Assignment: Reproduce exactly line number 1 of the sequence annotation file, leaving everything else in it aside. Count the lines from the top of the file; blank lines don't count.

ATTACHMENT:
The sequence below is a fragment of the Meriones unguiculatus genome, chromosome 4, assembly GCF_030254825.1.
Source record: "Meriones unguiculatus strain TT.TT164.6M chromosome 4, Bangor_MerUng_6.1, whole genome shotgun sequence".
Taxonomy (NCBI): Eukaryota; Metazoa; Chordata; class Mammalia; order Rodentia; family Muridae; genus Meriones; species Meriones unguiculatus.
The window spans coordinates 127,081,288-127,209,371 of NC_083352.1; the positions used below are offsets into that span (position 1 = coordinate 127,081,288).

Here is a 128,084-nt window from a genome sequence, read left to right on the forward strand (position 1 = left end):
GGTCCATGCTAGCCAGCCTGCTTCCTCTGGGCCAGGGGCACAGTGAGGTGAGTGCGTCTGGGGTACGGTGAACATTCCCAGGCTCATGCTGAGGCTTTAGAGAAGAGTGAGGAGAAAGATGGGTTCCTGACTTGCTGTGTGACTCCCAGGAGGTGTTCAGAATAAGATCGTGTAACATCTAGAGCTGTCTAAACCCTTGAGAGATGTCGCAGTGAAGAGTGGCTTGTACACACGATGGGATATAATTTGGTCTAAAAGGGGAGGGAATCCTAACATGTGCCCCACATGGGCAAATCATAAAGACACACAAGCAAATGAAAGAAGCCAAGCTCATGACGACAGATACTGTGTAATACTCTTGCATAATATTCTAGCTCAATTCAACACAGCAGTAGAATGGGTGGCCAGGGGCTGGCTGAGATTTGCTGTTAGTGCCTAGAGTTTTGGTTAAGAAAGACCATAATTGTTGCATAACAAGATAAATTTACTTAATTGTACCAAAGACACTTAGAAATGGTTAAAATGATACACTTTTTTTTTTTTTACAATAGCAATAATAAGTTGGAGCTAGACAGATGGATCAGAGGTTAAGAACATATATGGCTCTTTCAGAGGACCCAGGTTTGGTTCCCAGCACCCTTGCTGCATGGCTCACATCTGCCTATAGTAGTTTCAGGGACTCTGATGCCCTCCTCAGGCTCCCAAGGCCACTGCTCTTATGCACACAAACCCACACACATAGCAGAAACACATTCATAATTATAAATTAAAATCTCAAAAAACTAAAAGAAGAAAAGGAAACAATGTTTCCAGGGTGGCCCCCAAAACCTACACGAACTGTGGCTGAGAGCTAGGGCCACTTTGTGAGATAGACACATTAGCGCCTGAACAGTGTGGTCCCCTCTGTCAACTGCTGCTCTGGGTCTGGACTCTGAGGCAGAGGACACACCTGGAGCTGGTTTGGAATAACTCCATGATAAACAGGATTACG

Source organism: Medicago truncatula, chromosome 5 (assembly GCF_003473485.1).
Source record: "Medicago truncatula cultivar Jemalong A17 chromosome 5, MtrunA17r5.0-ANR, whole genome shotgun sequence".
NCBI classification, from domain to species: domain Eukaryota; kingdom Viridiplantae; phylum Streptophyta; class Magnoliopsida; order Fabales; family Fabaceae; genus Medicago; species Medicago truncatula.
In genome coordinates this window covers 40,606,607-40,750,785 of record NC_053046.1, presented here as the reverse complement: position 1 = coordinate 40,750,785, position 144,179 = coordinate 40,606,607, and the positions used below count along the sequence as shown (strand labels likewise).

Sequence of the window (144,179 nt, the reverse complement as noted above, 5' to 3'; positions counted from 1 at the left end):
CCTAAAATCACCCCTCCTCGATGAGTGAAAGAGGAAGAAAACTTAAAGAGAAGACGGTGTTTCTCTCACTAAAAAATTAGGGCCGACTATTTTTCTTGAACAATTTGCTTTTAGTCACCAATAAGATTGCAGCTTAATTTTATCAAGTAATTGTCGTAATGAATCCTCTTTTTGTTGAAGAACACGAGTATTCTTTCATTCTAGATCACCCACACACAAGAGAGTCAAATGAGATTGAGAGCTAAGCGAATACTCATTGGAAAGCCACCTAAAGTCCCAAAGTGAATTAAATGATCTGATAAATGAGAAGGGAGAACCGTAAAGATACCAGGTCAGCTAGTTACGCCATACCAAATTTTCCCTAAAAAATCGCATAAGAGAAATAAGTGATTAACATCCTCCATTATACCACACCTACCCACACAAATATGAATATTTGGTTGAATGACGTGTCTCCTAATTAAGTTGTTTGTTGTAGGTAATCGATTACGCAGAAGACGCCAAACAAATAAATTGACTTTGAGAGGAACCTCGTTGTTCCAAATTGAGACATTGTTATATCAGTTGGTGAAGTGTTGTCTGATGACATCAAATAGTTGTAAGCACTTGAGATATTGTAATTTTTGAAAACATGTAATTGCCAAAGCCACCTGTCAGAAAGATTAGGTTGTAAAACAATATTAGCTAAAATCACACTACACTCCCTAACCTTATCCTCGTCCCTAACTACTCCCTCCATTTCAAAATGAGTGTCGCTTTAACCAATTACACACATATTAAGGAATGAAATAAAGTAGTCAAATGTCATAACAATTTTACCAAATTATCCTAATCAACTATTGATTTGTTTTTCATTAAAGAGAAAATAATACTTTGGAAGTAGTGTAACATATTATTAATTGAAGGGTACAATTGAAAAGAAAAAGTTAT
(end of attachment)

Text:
The sequence below is a fragment of the Meriones unguiculatus genome, chromosome 4, assembly GCF_030254825.1.